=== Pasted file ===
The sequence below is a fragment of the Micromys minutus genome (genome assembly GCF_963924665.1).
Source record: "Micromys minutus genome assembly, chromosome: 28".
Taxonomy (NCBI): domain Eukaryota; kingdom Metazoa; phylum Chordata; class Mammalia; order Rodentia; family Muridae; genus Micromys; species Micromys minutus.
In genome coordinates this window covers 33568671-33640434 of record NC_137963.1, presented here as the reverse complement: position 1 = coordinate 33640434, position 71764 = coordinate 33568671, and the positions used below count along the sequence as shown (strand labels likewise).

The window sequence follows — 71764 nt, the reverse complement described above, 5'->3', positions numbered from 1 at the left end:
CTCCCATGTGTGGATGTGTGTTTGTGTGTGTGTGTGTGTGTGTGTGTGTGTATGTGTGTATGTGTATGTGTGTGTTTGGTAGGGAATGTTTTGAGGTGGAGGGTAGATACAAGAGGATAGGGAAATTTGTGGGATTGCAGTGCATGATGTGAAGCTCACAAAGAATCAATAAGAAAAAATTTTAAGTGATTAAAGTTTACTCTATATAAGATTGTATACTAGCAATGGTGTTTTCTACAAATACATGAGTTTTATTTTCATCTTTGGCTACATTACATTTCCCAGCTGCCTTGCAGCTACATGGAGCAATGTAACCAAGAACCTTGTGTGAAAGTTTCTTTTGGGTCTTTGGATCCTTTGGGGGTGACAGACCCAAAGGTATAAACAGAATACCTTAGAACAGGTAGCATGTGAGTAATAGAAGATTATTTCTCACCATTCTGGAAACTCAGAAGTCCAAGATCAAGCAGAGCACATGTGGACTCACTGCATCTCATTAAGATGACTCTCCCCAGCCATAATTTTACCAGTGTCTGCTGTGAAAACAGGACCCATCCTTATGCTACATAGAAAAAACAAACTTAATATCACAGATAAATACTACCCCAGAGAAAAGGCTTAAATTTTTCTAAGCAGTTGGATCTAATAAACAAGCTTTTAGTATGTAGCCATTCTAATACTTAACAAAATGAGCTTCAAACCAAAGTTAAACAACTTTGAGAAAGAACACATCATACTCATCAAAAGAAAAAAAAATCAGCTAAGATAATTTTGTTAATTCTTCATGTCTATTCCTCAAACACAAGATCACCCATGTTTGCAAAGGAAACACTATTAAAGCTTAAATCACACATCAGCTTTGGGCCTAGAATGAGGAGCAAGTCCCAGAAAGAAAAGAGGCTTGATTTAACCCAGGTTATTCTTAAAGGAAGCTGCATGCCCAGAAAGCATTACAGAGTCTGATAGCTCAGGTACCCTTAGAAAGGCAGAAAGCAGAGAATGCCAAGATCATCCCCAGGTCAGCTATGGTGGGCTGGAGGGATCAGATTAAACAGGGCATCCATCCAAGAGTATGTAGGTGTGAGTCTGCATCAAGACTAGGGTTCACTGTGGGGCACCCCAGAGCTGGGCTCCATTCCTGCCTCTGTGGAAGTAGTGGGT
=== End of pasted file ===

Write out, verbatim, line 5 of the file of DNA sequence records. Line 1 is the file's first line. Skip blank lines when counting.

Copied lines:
The window sequence follows — 71764 nt, the reverse complement described above, 5'->3', positions numbered from 1 at the left end: